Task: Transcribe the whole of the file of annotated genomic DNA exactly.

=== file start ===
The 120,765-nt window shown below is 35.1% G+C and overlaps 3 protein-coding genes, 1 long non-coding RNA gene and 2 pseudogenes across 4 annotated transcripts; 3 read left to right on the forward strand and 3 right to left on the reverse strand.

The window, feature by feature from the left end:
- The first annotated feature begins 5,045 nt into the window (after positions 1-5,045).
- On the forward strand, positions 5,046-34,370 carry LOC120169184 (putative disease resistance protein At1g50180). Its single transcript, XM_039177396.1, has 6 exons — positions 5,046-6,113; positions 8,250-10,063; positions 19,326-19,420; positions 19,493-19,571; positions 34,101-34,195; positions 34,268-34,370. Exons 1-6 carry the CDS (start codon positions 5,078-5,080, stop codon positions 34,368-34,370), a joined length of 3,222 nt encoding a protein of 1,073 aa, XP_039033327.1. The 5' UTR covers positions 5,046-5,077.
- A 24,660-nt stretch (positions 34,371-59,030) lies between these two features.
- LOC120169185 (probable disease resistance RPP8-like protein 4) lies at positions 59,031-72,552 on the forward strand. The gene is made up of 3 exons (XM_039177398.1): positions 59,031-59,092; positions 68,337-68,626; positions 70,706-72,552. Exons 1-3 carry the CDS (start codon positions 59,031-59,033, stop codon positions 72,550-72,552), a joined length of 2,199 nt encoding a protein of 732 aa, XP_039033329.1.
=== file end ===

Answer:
The 120,765-nt window shown below is 35.1% G+C and overlaps 3 protein-coding genes, 1 long non-coding RNA gene and 2 pseudogenes across 4 annotated transcripts; 3 read left to right on the forward strand and 3 right to left on the reverse strand.

The window, feature by feature from the left end:
- The first annotated feature begins 5,045 nt into the window (after positions 1-5,045).
- On the forward strand, positions 5,046-34,370 carry LOC120169184 (putative disease resistance protein At1g50180). Its single transcript, XM_039177396.1, has 6 exons — positions 5,046-6,113; positions 8,250-10,063; positions 19,326-19,420; positions 19,493-19,571; positions 34,101-34,195; positions 34,268-34,370. Exons 1-6 carry the CDS (start codon positions 5,078-5,080, stop codon positions 34,368-34,370), a joined length of 3,222 nt encoding a protein of 1,073 aa, XP_039033327.1. The 5' UTR covers positions 5,046-5,077.
- A 24,660-nt stretch (positions 34,371-59,030) lies between these two features.
- LOC120169185 (probable disease resistance RPP8-like protein 4) lies at positions 59,031-72,552 on the forward strand. The gene is made up of 3 exons (XM_039177398.1): positions 59,031-59,092; positions 68,337-68,626; positions 70,706-72,552. Exons 1-3 carry the CDS (start codon positions 59,031-59,033, stop codon positions 72,550-72,552), a joined length of 2,199 nt encoding a protein of 732 aa, XP_039033329.1.